Fish & Fisheries News

Friday April 26, 2019

Protecting Britain’s Rivers and Freshwater Species

Britain’s freshwater environments are under threat from agricultural pollution, abstraction, obstruction and invasive species. These issues require hands-on, practical solutions supported by good science. Working with farmers, water companies and Government agencies, the Rivers Trust network does just that. With support from the Company, the network has become one of the most influential voices in UK freshwater management and now consists of over 70 catchment-based charities working to tackle the key issues in freshwater management.  

Knightwick weir on the river Teme near Worcester is breached, opening up historic spawning grounds for Shad for the first time since the early nineteenth century

One example of the network’s work to reverse, rather than simply halt the declines in freshwater biodiversity is the “Unlocking the Severn” project. Managed by the Severn Rivers Trust, the project will reopen 158 miles of the river, allowing migratory fish to access critical spawning grounds. Weirs have already been removed at two sites on the River Teme whilst work has begun on two of the four state of the art fish passes located on weirs on the Severn.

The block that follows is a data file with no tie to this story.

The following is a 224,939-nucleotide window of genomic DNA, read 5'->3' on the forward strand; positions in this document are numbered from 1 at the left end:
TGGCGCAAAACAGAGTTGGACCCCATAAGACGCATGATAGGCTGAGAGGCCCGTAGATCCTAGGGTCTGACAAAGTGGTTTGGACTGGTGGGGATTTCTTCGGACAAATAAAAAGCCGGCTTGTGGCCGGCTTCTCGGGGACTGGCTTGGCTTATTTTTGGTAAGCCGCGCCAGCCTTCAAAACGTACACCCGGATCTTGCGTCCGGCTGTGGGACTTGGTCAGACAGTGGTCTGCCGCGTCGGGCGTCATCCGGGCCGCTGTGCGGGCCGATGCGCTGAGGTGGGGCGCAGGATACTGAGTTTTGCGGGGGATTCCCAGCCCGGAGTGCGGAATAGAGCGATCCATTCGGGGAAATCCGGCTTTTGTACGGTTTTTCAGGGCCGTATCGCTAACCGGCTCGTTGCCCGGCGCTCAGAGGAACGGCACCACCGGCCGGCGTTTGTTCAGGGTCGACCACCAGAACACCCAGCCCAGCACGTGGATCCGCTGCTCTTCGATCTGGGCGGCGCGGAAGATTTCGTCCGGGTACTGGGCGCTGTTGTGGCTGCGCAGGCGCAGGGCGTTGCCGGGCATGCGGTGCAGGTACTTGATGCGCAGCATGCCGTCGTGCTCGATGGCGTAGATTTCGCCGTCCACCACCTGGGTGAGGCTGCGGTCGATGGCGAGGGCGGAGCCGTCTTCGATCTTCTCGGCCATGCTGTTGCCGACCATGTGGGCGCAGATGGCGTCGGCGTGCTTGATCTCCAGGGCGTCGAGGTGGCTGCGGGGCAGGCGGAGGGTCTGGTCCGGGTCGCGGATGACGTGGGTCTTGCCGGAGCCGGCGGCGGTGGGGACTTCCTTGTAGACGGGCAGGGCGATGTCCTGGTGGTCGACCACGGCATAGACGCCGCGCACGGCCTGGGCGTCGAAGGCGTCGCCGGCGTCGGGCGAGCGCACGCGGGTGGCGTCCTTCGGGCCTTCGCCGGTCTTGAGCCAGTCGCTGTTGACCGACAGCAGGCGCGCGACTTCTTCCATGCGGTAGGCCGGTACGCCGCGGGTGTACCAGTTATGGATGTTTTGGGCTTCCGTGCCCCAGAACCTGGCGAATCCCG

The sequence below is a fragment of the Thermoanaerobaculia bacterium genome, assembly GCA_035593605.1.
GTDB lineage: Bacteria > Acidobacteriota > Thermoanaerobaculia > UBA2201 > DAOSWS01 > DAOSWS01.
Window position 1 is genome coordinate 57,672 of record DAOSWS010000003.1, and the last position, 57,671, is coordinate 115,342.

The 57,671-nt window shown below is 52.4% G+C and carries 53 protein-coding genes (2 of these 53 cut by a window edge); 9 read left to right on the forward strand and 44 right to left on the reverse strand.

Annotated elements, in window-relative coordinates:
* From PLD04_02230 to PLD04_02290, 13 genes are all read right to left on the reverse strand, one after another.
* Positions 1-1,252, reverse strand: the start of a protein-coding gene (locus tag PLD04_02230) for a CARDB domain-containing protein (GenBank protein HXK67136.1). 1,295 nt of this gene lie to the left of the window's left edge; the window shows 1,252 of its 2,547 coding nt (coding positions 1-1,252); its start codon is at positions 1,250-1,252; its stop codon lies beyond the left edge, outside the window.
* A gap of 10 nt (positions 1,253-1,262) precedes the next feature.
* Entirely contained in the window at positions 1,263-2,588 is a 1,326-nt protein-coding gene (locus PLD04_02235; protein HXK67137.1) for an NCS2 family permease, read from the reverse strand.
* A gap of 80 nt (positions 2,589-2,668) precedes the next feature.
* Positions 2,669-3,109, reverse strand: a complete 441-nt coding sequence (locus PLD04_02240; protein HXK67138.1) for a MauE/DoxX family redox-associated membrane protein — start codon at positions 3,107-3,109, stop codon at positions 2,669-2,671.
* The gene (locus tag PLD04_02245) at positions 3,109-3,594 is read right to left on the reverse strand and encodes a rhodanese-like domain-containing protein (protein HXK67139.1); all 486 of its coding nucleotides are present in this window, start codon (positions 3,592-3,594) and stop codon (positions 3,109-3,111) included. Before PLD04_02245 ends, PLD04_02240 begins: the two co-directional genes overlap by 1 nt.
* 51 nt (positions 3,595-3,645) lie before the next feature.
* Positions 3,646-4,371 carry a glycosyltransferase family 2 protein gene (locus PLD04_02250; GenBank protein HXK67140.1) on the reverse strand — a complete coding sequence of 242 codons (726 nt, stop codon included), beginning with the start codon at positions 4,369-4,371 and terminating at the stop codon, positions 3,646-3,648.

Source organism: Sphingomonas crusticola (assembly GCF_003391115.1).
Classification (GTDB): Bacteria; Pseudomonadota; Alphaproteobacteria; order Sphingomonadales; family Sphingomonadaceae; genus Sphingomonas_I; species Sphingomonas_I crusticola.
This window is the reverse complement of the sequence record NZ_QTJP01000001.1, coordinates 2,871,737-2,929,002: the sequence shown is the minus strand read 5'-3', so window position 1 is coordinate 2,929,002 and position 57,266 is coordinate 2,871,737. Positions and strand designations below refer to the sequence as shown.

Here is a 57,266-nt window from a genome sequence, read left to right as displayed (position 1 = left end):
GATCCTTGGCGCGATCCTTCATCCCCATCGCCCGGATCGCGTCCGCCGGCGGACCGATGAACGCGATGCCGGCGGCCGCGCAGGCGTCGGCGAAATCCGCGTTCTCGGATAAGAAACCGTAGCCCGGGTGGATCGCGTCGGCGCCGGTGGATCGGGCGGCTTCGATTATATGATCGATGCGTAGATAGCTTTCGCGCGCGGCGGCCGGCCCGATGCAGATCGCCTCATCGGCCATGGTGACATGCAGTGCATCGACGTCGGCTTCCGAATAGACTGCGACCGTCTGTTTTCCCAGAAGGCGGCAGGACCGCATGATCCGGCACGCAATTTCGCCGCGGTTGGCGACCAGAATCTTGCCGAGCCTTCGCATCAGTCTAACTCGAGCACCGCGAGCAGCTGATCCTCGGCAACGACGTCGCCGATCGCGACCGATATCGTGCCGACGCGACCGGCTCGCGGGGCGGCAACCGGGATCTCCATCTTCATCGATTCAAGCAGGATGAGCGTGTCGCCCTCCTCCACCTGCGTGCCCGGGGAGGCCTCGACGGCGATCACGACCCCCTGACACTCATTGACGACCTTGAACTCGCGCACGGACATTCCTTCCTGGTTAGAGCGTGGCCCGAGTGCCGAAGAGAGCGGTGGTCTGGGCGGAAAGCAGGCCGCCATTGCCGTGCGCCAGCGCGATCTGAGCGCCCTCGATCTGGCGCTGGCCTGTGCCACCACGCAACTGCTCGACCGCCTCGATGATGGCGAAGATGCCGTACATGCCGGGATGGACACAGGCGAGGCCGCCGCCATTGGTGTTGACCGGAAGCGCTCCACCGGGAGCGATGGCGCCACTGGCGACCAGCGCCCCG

Children from Powick School, near Worcester, being shown the exciting work on the River Teme

This ground-breaking project aims not only to secure the future of the Severn’s salmon and other protected fish species but to reconnect eight million people with the river, working with over 200 school classes, 100 community groups and generating thousands of volunteering opportunities.  

Jonathan White, Chairman of the Rivers Trust described the project as “one of the largest river restoration projects ever attempted in Europe…this will help secure the long-term future of the Severn’s salmon population and many of the UK’s declining and protected fish species”

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